Social sciences, arts, humanities focus of Atkinson Center pilot

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Joe Schwartz

Cornell’s Atkinson Center for a Sustainable Future has selected 11 faculty members for the pilot class of its new Fellowship for Humanities, Social Sciences and Arts, a program designed to give faculty time to develop ideas about sustainability into concrete action, such as creating new courses, writing books or organizing conferences.

“Imagining, preserving and creating a sustainable and equitable world is among the most important challenges we face today – and the social sciences, humanities and arts must be central to the conversation,” said Wendy Wolford, the Robert A. and Ruth E. Polson Professor of Development Sociology and faculty director of economic development at the Atkinson Center.

Wendy Wolford
Jason Koski/University Photography
Wendy Wolford, professor of development sociology, and faculty director of economic development at the Atkinson Center for a Sustainable Future, speaks recently at the 2015 Institute for the Social Sciences.

“The concept of sustainability is often conceived very narrowly – as simply a technological problem – but sustainability is a much more fundamental issue, one that requires rethinking basic economic, social and political ideas. This fellowship is an opportunity to expand the concept and the culture of sustainability on campus and beyond,” Wolford said.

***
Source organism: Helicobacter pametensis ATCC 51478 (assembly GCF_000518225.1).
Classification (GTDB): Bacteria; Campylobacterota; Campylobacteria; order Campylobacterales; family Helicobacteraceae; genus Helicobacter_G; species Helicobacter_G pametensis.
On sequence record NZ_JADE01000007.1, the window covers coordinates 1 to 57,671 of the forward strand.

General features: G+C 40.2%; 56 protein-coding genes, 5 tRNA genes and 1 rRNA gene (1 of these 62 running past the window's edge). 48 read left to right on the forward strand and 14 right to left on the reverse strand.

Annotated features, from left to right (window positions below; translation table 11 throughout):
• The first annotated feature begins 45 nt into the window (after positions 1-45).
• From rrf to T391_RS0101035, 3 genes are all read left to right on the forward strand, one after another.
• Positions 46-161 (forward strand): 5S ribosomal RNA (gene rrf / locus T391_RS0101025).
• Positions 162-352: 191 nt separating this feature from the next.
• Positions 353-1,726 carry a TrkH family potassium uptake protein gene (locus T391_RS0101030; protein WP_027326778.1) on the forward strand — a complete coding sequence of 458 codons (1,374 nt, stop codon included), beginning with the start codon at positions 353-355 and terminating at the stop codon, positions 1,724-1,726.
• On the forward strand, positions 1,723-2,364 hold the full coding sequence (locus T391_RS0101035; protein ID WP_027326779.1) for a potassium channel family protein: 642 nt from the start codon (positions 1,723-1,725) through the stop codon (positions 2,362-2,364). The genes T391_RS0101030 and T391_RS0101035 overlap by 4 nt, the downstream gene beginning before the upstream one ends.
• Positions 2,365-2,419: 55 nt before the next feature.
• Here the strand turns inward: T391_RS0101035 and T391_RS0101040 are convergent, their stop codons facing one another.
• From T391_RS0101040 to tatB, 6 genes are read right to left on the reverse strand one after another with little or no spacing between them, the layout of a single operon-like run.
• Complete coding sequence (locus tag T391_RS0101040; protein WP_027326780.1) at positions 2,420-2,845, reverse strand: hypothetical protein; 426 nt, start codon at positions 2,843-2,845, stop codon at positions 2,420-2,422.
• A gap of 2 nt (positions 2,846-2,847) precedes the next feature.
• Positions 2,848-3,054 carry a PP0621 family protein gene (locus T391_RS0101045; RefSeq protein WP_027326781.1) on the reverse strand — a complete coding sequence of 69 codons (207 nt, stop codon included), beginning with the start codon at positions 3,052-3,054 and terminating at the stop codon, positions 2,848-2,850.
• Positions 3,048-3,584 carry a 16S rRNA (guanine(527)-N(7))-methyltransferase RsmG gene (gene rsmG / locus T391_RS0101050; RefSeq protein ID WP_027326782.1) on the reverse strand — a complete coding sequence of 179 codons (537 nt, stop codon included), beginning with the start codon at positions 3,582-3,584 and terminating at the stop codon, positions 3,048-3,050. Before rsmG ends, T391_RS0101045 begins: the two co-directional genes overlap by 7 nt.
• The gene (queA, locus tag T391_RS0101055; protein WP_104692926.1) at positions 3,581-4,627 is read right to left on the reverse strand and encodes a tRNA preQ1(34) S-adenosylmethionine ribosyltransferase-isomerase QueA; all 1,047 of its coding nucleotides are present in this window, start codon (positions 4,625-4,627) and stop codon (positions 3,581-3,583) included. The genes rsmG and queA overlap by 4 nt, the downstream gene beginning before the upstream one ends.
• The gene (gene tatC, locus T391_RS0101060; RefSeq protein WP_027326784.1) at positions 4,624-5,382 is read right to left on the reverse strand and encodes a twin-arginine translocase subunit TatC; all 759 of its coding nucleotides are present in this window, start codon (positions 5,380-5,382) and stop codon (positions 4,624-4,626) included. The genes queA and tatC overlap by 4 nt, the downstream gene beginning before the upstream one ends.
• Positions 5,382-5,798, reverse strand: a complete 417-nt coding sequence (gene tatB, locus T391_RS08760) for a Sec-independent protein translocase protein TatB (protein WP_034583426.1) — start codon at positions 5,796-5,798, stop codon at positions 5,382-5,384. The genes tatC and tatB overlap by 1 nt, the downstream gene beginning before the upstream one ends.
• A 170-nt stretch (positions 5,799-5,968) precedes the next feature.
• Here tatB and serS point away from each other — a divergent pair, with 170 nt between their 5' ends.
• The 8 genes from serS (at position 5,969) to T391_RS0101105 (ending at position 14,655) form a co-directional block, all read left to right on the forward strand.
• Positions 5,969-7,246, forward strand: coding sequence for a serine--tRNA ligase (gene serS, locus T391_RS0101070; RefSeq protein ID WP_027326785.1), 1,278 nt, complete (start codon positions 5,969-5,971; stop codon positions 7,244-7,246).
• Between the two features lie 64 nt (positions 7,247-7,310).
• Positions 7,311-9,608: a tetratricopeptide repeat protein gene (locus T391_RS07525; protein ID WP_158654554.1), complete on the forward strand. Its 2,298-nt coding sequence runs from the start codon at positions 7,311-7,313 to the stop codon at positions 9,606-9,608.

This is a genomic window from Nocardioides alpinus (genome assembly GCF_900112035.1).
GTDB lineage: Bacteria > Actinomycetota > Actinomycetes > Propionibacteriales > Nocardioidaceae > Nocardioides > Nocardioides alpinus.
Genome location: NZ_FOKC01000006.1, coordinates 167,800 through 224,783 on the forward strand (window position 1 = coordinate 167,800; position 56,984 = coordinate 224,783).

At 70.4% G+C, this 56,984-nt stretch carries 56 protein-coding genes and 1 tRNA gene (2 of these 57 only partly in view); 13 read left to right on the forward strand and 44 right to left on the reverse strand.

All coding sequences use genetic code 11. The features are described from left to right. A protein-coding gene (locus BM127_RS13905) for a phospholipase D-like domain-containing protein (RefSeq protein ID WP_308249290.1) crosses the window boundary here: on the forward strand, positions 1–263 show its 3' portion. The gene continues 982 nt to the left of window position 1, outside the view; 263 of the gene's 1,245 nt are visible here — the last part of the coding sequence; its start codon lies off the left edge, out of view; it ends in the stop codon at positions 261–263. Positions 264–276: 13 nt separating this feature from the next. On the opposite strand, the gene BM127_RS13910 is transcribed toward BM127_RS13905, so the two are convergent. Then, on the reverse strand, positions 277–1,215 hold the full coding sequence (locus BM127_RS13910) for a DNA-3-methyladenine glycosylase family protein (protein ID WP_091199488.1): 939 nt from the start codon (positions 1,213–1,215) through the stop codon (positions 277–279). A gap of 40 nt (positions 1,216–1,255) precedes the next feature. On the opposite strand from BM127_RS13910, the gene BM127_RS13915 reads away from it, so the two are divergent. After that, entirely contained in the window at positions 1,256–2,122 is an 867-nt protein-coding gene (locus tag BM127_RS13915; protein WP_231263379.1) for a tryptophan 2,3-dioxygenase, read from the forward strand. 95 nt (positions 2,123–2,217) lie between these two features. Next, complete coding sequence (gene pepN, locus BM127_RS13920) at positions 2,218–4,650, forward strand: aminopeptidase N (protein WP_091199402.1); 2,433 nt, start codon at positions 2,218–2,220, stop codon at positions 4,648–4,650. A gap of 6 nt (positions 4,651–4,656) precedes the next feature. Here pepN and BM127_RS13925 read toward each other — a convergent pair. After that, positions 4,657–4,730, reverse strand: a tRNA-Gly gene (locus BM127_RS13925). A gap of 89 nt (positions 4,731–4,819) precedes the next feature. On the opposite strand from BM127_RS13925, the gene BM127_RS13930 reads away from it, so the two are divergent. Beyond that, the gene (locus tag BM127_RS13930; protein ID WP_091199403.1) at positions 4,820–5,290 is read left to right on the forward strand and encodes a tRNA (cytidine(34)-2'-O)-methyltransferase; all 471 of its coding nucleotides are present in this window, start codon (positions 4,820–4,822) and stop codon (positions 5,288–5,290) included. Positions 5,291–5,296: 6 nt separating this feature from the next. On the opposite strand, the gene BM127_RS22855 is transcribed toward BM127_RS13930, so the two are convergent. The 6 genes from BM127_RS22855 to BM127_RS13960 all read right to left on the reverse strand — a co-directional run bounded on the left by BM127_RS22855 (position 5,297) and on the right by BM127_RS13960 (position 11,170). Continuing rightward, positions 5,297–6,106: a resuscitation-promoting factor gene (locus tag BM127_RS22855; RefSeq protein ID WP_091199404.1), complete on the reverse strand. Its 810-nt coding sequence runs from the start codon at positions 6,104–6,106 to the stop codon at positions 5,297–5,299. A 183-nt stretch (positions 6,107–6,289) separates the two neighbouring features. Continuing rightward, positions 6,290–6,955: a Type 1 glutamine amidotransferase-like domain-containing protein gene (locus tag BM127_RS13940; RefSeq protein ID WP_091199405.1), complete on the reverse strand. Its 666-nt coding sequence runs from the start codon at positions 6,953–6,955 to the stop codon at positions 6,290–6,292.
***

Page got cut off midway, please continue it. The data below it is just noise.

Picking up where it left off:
The faculty-in-residence fellowship provides resources for teaching leave and a small research budget for a semester, to enable faculty to work on projects related to sustainability – such as preparing books, exploratory research, course development, public engagement, artistic work and high-level conferences.

Project topics – ranging from international climate justice to subconscious stereotypes in sustainability messaging, economic modeling of payments for ecosystem services and the politics of energy policy – span the globe, from art installations in Ithaca to studying coal and oil cultures in China and Russia.

For fall 2015, the fellows are: Anindita Banerjee, associate professor of comparative literature; Panle Barwick, associate professor of economics; Gustavo Flores-Macías, assistant professor of government; Ying Hua, assistant professor of design and environmental analysis; Gregory Poe, professor in the Dyson School of Applied Economics and Management; and Jonathon Schuldt, assistant professor of communication.

For spring 2016, the fellows are: Jack Elliott, associate professor of design and environmental analysis; Ravi Kanbur, the T.H. Lee Professor of World Affairs; Neema Kudva, associate professor of city and regional planning; Victor Seow, assistant professor of history; and Lindy Williams, professor of development sociology.

Explaining how these fellowships will help sustainable endeavors, Wolford said: “The center has always included – and had active, enthusiastic participation from – scholars within the social sciences, humanities and arts. But we wanted more points of connection. This fellowship offers them the time to write or work on other activities, and the space to interact with other faculty and the public around relevant ideas.”


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Blaine Friedlander